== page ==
Mechanical disuse will bias bone marrow stromal cells towards adipogenesis, ultimately compromising the regenerative capacity of the stem cell pool and impeding the rapid and full recovery of bone morphology. Here, it was tested whether brief daily exposure to high-frequency, low-magnitude vibrations can preserve the marrow environment during disuse and enhance the initiation of tissue recovery upon reambulation. Male C57BL/6J mice were subjected to hindlimb unloading (HU, n = 24), HU interrupted by weight-bearing for 15 min/d (HU+SHAM, n = 24), HU interrupted by low-level whole body vibrations (0.2 g, 90 Hz) for 15 min/d (HU+VIB, n = 24), or served as age-matched controls (AC, n = 24). Following 3 w of disuse, half of the mice in each group were released for 3 w of reambulation (RA), while the others were sacrificed. RA+VIB mice continued to receive vibrations for 15 min/d while RA+SHAM continued to receive sham loading. After disuse, HU+VIB mice had a 30% greater osteogenic marrow stromal cell population, 30% smaller osteoclast surface, 76% greater osteoblast surface but similar trabecular bone volume fraction compared to HU. After 3 w of reambulation, trabecular bone of RA+VIB mice had a 30% greater bone volume fraction, 51% greater marrow osteoprogenitor population, 83% greater osteoblast surfaces, 59% greater bone formation rates, and a 235% greater ratio of bone lining osteoblasts to marrow adipocytes than RA mice. A subsequent experiment indicated that receiving the mechanical intervention only during disuse, rather than only during reambulation, was more effective in altering trabecular morphology. These data indicate that the osteogenic potential of bone marrow cells is retained by low-magnitude vibrations during disuse, an attribute which may have contributed to an enhanced recovery of bone morphology during reambulation. ? 2010 Ozcivici et al.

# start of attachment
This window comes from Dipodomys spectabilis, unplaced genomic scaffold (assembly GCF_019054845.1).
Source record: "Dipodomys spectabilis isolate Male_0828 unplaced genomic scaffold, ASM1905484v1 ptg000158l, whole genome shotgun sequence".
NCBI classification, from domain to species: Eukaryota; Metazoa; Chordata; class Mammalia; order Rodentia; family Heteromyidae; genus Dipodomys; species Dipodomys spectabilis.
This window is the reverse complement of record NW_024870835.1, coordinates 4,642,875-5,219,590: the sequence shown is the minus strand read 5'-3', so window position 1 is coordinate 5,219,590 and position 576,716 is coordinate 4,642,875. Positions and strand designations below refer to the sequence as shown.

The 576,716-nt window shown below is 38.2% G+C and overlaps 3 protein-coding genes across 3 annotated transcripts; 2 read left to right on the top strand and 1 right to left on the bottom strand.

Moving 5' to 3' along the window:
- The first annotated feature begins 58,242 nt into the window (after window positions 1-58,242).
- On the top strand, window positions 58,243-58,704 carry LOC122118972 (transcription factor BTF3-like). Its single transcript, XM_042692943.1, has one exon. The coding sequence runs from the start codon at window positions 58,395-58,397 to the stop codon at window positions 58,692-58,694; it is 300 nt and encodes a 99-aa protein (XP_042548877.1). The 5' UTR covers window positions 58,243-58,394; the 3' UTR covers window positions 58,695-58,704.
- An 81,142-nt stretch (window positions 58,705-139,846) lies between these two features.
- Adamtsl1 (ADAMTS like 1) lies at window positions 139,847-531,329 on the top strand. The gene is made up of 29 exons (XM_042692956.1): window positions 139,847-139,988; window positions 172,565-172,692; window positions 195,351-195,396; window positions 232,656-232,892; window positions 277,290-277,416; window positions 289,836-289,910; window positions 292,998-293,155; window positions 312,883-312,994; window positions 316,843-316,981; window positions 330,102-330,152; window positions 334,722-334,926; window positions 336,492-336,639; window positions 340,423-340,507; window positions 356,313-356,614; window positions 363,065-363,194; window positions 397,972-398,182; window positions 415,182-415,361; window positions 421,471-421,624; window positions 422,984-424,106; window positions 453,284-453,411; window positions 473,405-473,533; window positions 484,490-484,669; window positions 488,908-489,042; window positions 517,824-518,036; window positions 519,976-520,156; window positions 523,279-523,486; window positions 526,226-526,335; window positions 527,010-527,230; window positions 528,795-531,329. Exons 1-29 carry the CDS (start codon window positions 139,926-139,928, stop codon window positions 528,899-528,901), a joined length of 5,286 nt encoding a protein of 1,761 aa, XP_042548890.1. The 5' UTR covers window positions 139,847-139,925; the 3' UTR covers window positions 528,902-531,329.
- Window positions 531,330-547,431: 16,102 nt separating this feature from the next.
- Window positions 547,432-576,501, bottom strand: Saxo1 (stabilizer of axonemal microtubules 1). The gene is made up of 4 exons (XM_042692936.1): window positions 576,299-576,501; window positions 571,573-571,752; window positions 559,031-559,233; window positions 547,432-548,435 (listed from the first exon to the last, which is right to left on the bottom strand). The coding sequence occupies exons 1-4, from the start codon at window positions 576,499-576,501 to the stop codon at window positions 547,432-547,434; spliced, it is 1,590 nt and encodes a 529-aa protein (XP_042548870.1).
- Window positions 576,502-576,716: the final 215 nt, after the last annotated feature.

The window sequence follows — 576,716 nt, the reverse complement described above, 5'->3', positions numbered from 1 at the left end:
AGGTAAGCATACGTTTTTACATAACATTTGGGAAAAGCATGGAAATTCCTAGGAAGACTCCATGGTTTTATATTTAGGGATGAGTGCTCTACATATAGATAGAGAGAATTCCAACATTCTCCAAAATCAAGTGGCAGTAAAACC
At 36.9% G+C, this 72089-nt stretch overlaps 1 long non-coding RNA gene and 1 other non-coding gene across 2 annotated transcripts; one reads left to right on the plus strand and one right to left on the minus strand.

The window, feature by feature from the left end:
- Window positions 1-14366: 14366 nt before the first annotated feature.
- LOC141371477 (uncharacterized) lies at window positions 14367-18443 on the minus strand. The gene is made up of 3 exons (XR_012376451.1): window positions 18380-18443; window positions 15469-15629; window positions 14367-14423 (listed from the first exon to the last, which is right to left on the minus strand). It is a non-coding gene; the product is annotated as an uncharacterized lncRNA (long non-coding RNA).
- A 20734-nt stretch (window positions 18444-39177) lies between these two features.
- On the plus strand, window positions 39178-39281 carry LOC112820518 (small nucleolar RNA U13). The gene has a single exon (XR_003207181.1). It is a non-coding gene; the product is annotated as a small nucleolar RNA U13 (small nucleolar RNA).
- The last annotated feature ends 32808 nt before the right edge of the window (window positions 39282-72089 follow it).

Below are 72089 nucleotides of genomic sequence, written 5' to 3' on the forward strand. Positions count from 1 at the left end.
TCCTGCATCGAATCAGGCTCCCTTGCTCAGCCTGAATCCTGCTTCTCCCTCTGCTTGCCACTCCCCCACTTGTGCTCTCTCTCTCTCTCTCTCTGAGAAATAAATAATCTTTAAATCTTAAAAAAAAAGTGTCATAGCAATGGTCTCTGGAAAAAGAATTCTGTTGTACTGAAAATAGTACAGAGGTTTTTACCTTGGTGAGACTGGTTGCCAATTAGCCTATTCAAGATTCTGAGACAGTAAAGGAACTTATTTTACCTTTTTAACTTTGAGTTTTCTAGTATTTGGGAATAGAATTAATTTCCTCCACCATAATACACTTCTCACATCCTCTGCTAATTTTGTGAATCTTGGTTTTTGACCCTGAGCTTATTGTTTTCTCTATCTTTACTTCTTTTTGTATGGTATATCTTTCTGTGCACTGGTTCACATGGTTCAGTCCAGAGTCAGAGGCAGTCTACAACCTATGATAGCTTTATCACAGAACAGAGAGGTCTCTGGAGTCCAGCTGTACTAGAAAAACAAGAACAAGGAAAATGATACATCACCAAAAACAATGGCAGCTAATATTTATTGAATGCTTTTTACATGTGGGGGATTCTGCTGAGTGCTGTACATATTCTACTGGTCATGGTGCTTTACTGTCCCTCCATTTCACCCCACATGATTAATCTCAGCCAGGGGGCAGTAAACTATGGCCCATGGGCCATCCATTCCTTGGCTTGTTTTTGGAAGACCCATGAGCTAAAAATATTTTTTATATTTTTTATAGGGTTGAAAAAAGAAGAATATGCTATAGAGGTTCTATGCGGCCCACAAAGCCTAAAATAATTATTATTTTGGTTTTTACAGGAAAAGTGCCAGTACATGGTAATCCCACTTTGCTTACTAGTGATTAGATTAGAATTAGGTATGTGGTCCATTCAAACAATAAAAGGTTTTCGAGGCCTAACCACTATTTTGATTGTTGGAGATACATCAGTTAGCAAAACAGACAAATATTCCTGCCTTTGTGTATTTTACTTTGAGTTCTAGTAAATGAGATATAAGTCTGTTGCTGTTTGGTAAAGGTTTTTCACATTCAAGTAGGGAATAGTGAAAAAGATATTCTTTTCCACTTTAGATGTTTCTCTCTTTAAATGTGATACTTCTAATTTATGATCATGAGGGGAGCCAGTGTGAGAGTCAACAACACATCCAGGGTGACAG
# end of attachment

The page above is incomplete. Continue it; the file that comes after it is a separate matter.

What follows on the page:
Ozcivici, E., Luu, Y. K., Rubin, C. T., & Judex, S. (2010). Low-Level vibrations retain bone marrow’s osteogenic potential and augment recovery of trabecular bone during reambulation. PLoS ONE, 5(6). https://doi.org/10.1371/journal.pone.0011178